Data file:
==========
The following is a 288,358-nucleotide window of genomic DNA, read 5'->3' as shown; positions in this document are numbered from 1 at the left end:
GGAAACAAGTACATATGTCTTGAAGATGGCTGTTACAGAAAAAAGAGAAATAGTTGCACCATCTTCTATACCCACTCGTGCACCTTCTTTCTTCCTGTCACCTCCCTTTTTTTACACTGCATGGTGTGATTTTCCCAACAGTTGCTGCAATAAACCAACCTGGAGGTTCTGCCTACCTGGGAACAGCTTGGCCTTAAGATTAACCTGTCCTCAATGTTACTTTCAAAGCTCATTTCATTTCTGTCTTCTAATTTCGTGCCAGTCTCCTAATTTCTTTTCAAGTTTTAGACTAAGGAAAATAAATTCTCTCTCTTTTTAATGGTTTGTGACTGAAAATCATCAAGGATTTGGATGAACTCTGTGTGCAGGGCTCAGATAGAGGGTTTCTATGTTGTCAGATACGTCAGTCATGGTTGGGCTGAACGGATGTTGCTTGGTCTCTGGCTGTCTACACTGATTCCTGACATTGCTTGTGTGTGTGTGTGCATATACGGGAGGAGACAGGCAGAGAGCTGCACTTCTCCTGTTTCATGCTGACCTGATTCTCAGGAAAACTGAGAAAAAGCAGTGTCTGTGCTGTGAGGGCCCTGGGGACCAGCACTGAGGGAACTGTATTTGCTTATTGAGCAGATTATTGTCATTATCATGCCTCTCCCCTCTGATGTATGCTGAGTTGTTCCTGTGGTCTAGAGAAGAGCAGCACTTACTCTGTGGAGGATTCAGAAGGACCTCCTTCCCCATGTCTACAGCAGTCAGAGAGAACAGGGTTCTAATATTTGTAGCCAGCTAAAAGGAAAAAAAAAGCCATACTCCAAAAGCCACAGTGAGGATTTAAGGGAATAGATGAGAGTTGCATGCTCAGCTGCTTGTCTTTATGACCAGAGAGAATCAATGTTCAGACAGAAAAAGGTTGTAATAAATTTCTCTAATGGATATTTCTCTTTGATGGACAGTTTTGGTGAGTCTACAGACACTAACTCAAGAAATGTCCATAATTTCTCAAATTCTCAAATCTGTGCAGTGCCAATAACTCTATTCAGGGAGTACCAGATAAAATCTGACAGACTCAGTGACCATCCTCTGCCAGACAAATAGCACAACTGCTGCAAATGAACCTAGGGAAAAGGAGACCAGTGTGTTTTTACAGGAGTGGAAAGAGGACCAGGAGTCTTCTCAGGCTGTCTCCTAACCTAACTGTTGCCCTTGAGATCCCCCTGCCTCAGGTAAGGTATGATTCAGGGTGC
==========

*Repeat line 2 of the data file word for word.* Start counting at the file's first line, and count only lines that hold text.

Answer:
GGAAACAAGTACATATGTCTTGAAGATGGCTGTTACAGAAAAAAGAGAAATAGTTGCACCATCTTCTATACCCACTCGTGCACCTTCTTTCTTCCTGTCACCTCCCTTTTTTTACACTGCATGGTGTGATTTTCCCAACAGTTGCTGCAATAAACCAACCTGGAGGTTCTGCCTACCTGGGAACAGCTTGGCCTTAAGATTAACCTGTCCTCAATGTTACTTTCAAAGCTCATTTCATTTCTGTCTTCTAATTTCGTGCCAGTCTCCTAATTTCTTTTCAAGTTTTAGACTAAGGAAAATAAATTCTCTCTCTTTTTAATGGTTTGTGACTGAAAATCATCAAGGATTTGGATGAACTCTGTGTGCAGGGCTCAGATAGAGGGTTTCTATGTTGTCAGATACGTCAGTCATGGTTGGGCTGAACGGATGTTGCTTGGTCTCTGGCTGTCTACACTGATTCCTGACATTGCTTGTGTGTGTGTGTGCATATACGGGAGGAGACAGGCAGAGAGCTGCACTTCTCCTGTTTCATGCTGACCTGATTCTCAGGAAAACTGAGAAAAAGCAGTGTCTGTGCTGTGAGGGCCCTGGGGACCAGCACTGAGGGAACTGTATTTGCTTATTGAGCAGATTATTGTCATTATCATGCCTCTCCCCTCTGATGTATGCTGAGTTGTTCCTGTGGTCTAGAGAAGAGCAGCACTTACTCTGTGGAGGATTCAGAAGGACCTCCTTCCCCATGTCTACAGCAGTCAGAGAGAACAGGGTTCTAATATTTGTAGCCAGCTAAAAGGAAAAAAAAAGCCATACTCCAAAAGCCACAGTGAGGATTTAAGGGAATAGATGAGAGTTGCATGCTCAGCTGCTTGTCTTTATGACCAGAGAGAATCAATGTTCAGACAGAAAAAGGTTGTAATAAATTTCTCTAATGGATATTTCTCTTTGATGGACAGTTTTGGTGAGTCTACAGACACTAACTCAAGAAATGTCCATAATTTCTCAAATTCTCAAATCTGTGCAGTGCCAATAACTCTATTCAGGGAGTACCAGATAAAATCTGACAGACTCAGTGACCATCCTCTGCCAGACAAATAGCACAACTGCTGCAAATGAACCTAGGGAAAAGGAGACCAGTGTGTTTTTACAGGAGTGGAAAGAGGACCAGGAGTCTTCTCAGGCTGTCTCCTAACCTAACTGTTGCCCTTGAGATCCCCCTGCCTCAGGTAAGGTATGATTCAGGGTGC